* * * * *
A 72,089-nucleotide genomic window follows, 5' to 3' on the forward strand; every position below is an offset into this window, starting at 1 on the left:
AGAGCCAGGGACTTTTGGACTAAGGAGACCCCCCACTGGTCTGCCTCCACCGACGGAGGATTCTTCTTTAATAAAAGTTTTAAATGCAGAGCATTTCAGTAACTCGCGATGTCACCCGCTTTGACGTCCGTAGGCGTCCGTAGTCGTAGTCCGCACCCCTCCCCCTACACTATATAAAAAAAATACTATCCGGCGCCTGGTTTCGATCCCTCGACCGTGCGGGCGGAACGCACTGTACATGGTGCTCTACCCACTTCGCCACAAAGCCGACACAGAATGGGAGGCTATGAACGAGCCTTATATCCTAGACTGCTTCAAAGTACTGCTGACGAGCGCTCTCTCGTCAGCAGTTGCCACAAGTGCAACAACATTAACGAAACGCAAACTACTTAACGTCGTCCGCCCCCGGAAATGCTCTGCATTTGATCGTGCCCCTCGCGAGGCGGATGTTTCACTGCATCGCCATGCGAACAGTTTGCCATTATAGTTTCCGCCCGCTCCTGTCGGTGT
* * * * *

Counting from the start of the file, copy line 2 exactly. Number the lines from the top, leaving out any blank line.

AGAGCCAGGGACTTTTGGACTAAGGAGACCCCCCACTGGTCTGCCTCCACCGACGGAGGATTCTTCTTTAATAAAAGTTTTAAATGCAGAGCATTTCAGTAACTCGCGATGTCACCCGCTTTGACGTCCGTAGGCGTCCGTAGTCGTAGTCCGCACCCCTCCCCCTACACTATATAAAAAAAATACTATCCGGCGCCTGGTTTCGATCCCTCGACCGTGCGGGCGGAACGCACTGTACATGGTGCTCTACCCACTTCGCCACAAAGCCGACACAGAATGGGAGGCTATGAACGAGCCTTATATCCTAGACTGCTTCAAAGTACTGCTGACGAGCGCTCTCTCGTCAGCAGTTGCCACAAGTGCAACAACATTAACGAAACGCAAACTACTTAACGTCGTCCGCCCCCGGAAATGCTCTGCATTTGATCGTGCCCCTCGCGAGGCGGATGTTTCACTGCATCGCCATGCGAACAGTTTGCCATTATAGTTTCCGCCCGCTCCTGTCGGTGT